NATIONAL REVIEW ONLINE
November 4, 2013 4:00 AM
Uniting the Right
Freedom is the idea that can bring our fractious movement together.
By David Horowitz
Anyone who pays attention to politics can see that when Democrats attack, they speak from the same text, and when they vote, they march in lockstep. If one Democrat says the wealthy must pay their “fair share,” all Democrats do — regardless of the merits of the charge. If their leaders say Republicans want to shut down the government in order to deny Americans affordable care, the rest of the party will follow their lead — whether the claim is true or not. When a key program like Obamacare is the issue, not only do Democrats back it with one voice, but every player on the political left — journalists, professors, talk-show hosts, union heads, MoveOn radicals, and Occupy anarchists — falls into line and promotes it with virtually identical words. They act in “solidarity” in fair political weather and foul, and they do it even for a program like Obamacare, which (as some of them must surely see) is ill-conceived, falsely presented, incompetently executed, and fiscally unsustainable.
When the voices of the Left all come together, the amplification is stupefying. The result is that a morally bankrupt, politically tyrannical, economically destructive party is able to set the course of an entire nation and put it on the road to disaster.
Republicans, in contrast, speak with multiple voices, and in words that often have no relation to each other. If one Republican says “defund Obamacare,” another says, “fund the government,” even if that might mean funding Obamacare. The argument and the dissension are over tactics, not substance, since all Republicans oppose Obamacare. If one Republican says “don’t intervene in Syria,” another says “don’t hesitate”; if one says “Obama-supported immigration reform is a dagger aimed at American sovereignty,” another says “opposition to immigration reform is a death-knell for our party.” This, again, is a tactical division, since all Republicans support enforceable borders.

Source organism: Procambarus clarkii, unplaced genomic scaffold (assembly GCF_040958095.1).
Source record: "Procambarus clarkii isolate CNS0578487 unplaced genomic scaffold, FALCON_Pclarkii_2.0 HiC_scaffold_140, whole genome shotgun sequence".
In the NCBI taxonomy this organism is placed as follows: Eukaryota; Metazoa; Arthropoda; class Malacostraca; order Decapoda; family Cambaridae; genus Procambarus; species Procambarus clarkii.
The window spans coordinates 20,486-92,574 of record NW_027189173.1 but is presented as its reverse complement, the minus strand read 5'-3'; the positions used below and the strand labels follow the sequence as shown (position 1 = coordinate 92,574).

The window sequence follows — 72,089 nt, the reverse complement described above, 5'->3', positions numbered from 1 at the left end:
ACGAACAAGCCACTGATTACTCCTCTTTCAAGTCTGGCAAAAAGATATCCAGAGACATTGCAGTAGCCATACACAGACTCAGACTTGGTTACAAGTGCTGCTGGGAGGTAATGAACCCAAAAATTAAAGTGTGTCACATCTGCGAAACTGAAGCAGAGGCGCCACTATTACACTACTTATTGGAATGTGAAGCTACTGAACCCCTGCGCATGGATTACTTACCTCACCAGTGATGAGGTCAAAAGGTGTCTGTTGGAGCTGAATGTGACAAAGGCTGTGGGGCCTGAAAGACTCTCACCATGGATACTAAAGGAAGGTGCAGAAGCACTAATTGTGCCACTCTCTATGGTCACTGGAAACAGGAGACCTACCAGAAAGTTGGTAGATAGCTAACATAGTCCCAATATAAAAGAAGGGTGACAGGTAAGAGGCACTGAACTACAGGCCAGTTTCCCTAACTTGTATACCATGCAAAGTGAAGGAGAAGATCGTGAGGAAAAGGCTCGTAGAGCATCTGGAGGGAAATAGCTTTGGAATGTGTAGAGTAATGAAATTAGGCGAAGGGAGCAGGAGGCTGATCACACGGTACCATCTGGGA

These contending party voices are multiplied by conservative talking heads in the nation’s media who march to their own political drums. The result is a cacophony of talking points, which in the end point nowhere. Because Republicans speak with many voices, their message is often difficult, if not impossible, to make out.
Internal dissension not only blunts the Republican attack; it hands Democrats a convenient stick with which to beat them. No one on the right, whether conservative or Republican, thinks this is a healthy situation. Why, then, is it the case? What is it that unites Democrats that Republicans lack?
It’s not a party whip to enforce discipline, since both parties have them. Moreover, there are no whips to rein in factions like the grassroots, or media voices that command larger audiences than members of Congress. That goes for both sides. Democrats also lack a formal means to bring their media sympathizers and grassroots allies into line. So how do they do it? What unites them as they go to battle?